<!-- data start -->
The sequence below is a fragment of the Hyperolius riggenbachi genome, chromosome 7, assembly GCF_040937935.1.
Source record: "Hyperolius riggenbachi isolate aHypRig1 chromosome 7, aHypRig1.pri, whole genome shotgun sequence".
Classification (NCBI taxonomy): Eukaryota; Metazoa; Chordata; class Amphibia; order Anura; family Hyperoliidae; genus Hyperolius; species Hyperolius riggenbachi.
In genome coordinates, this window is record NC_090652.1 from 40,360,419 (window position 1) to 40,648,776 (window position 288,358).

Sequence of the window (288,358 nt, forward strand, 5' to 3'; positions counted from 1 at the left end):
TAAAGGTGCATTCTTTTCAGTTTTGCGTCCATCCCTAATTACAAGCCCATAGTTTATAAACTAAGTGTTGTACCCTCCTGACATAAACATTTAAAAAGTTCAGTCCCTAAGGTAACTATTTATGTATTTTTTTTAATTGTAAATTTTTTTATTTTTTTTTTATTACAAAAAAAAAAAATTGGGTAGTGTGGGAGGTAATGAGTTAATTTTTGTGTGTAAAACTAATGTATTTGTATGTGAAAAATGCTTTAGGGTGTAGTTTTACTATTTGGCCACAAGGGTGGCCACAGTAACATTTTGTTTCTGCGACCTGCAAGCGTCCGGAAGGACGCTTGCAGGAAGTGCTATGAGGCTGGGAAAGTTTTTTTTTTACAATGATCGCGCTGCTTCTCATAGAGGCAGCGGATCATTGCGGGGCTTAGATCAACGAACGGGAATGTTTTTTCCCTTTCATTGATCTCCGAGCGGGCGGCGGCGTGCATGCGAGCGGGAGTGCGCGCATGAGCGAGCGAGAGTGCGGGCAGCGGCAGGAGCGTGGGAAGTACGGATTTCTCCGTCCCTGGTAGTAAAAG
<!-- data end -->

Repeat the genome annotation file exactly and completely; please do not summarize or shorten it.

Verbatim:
The sequence below is a fragment of the Hyperolius riggenbachi genome, chromosome 7, assembly GCF_040937935.1.
Source record: "Hyperolius riggenbachi isolate aHypRig1 chromosome 7, aHypRig1.pri, whole genome shotgun sequence".
Classification (NCBI taxonomy): Eukaryota; Metazoa; Chordata; class Amphibia; order Anura; family Hyperoliidae; genus Hyperolius; species Hyperolius riggenbachi.
In genome coordinates, this window is record NC_090652.1 from 40,360,419 (window position 1) to 40,648,776 (window position 288,358).

Sequence of the window (288,358 nt, forward strand, 5' to 3'; positions counted from 1 at the left end):
TAAAGGTGCATTCTTTTCAGTTTTGCGTCCATCCCTAATTACAAGCCCATAGTTTATAAACTAAGTGTTGTACCCTCCTGACATAAACATTTAAAAAGTTCAGTCCCTAAGGTAACTATTTATGTATTTTTTTTAATTGTAAATTTTTTTATTTTTTTTTTATTACAAAAAAAAAAAATTGGGTAGTGTGGGAGGTAATGAGTTAATTTTTGTGTGTAAAACTAATGTATTTGTATGTGAAAAATGCTTTAGGGTGTAGTTTTACTATTTGGCCACAAGGGTGGCCACAGTAACATTTTGTTTCTGCGACCTGCAAGCGTCCGGAAGGACGCTTGCAGGAAGTGCTATGAGGCTGGGAAAGTTTTTTTTTTACAATGATCGCGCTGCTTCTCATAGAGGCAGCGGATCATTGCGGGGCTTAGATCAACGAACGGGAATGTTTTTTCCCTTTCATTGATCTCCGAGCGGGCGGCGGCGTGCATGCGAGCGGGAGTGCGCGCATGAGCGAGCGAGAGTGCGGGCAGCGGCAGGAGCGTGGGAAGTACGGATTTCTCCGTCCCTGGTAGTAAAAG